The name Social Moth was a bitchy/snarky way of tweaking a man who was a tweaker himself. Tit-for-tat. Although, there came a moment in this frenetic tableau when Mr. Z was frequently seen escorting a very social, highly publicized fashion figure, a married woman, whose name was famous in America and Europe.
EYE pointed out the frequent duo by captioning her as “Mrs. Social Moth.” An insult by implication (old fashioned, Wildean snark), the lady – who was always a lady -- rightfully found it offensive. Steps were taken (gingerly – as nobody wanted to draw ire from Mr. Fairchild’s powerful pen), to quell the phlegmatic wit of the man and his editors. Eventually the subsequent captions returned the lady to her rightful identity. But Social Moth remained for Zip.
Until. Ronald Reagan was elected President and Jerry Zipkin, a First Buddy and social counselor to the First Lady, became a power to reckon with. R-E-S-P-E-C-T, just like the song says. But by then John Fairchild was either tired of it all or bored stiff and the world went vanilla.
|Jerry Zipkin, Nan Kempner, Annette Reed, Judy Peabody, Henry Kravis, Chessy Rayner, Mica Ertegun, and Pat Buckley at Carolyne Roehm's fashion show in 1989 (Copyright Photograph by Dafydd Jones).|
|Party Pictures are no longer an instrument of satire or parody (to most of us). They serve many purposes, as noted above. They please the reader, the event planners, the charities, the hosts, the individuals.
Or almost. The issue of “privacy” has emerged in the last couple of years, with many who have had their pictures taken at parties and events, and continue to have their pictures taken at parties and events, yet who later make requests to have their pictures removed after they’ve been published. Sometimes five years after. Even ten.
Why? A million reasons like: “I’ve had plastic surgery and I don’t look like that anymore,” or “I’m not going out with her anymore,” or “I’m starting a new job and my boss doesn’t want my picture on the web,” or “I’m being stalked and I’ve been advised by lawyers to remove my pictures from the internet” (she doesn’t want the person “stalking” her to be able to “identify” her?), or “my husband hates that picture,” or “I’ve lost weight and don’t want to be reminded,” or “we’ve broken up,” or “my girlfriend doesn’t like it” or “remove immediately and call to confirm.”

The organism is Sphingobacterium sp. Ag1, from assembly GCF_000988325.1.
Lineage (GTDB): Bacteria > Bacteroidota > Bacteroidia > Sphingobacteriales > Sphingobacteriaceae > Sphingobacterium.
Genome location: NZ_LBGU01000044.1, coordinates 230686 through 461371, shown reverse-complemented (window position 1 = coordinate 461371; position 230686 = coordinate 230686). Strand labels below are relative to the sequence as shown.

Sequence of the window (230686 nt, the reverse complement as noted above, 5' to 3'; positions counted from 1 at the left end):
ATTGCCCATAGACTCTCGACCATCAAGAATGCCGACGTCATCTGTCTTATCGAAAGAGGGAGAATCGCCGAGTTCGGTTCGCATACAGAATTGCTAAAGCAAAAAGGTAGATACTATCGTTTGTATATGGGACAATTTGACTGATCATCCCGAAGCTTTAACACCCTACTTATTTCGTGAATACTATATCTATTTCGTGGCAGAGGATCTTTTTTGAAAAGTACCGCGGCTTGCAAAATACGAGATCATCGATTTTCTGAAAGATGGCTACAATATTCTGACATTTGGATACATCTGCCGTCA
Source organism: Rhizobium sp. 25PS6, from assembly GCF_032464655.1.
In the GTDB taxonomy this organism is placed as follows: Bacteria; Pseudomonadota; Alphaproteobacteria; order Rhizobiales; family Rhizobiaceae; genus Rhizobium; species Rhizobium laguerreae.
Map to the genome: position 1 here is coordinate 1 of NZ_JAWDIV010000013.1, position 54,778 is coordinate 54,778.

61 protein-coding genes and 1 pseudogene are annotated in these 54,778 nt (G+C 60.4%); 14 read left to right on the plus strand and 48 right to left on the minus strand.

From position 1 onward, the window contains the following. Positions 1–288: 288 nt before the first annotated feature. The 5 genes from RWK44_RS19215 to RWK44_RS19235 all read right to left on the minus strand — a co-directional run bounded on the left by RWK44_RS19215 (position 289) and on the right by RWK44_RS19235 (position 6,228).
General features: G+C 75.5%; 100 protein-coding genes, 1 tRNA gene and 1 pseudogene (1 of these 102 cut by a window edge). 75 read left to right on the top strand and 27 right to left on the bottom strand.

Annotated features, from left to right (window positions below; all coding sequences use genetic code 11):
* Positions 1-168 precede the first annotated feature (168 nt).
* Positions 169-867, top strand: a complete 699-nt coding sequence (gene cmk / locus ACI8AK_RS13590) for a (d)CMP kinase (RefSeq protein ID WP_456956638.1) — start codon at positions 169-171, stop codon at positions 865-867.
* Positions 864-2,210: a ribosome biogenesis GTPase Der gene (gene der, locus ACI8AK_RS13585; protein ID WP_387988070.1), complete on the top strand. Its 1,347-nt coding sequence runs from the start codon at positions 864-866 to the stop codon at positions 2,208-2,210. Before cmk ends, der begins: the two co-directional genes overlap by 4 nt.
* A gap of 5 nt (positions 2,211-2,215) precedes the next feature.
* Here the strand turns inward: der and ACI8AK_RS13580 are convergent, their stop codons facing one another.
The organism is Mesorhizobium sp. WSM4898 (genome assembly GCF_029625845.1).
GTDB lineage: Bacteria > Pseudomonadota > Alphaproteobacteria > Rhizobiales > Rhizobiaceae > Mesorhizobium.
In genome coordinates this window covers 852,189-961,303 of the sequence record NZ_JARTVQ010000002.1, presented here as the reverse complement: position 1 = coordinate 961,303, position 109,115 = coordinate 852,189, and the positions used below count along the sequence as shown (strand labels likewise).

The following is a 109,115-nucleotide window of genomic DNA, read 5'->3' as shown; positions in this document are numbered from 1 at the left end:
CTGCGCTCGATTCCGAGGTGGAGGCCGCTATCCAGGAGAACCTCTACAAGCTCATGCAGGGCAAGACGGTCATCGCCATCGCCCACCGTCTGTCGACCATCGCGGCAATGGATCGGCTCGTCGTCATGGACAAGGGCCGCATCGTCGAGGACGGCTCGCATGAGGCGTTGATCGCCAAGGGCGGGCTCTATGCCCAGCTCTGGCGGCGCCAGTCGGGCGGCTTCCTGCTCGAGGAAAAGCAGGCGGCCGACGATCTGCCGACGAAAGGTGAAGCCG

Many requests are made by people whose images are all over the internet, including of course, on Google, and even more frequently on the various outlets of social media. Some just want to be removed from the digital world entirely and, one presumes, to return to “privacy.”
|The old boy himself, home at last and free from care (and party pictures) photographed in his Swiss chalet by Simon Upton for the September 2012 issue of Vanity Fair.|
|It’s too late. We’ve left that planet. We now call it communication and it apparently rules our lives and our egos. We’ve quite naturally fallen into this massive proletarianizing (my word but it says it) of the society. Right, Prince Harry? It’s done; over. The only thing that could change that would be some kind of phenomenal natural event that could deliver a worldwide power outage. And even then ...
You can get your picture removed from Google or go through the long tedious process or removing them from Facebook, etc. This can be done by removing the name from the picture. BUT even then, they’re out there somewhere in the detritus in cyberspace. We are in the 21st century. It’s beyond progress. It’s evolution, leading to God knows what.
We on the NYSD don’t remove pictures that we’ve published because it’s time consuming and pointless. Those pictures if they’re of any interest to anyone, have already been tagged by sometimes countless others. We remove people’s names which eventually is repeated by Google so that people Googling another won’t see that picture. Let’s hope so.
There is a solution for those who years later come to regret a situation with the now common activity of posing for a public camera. Don't. Today it’s as common as the cellphone which has even become a camera and a vidcam. Ironically with all this, we pay less attention to the world around us, including others in the room or on the walk, but we’re always on the phone. Even at the party.
Contact DPC here.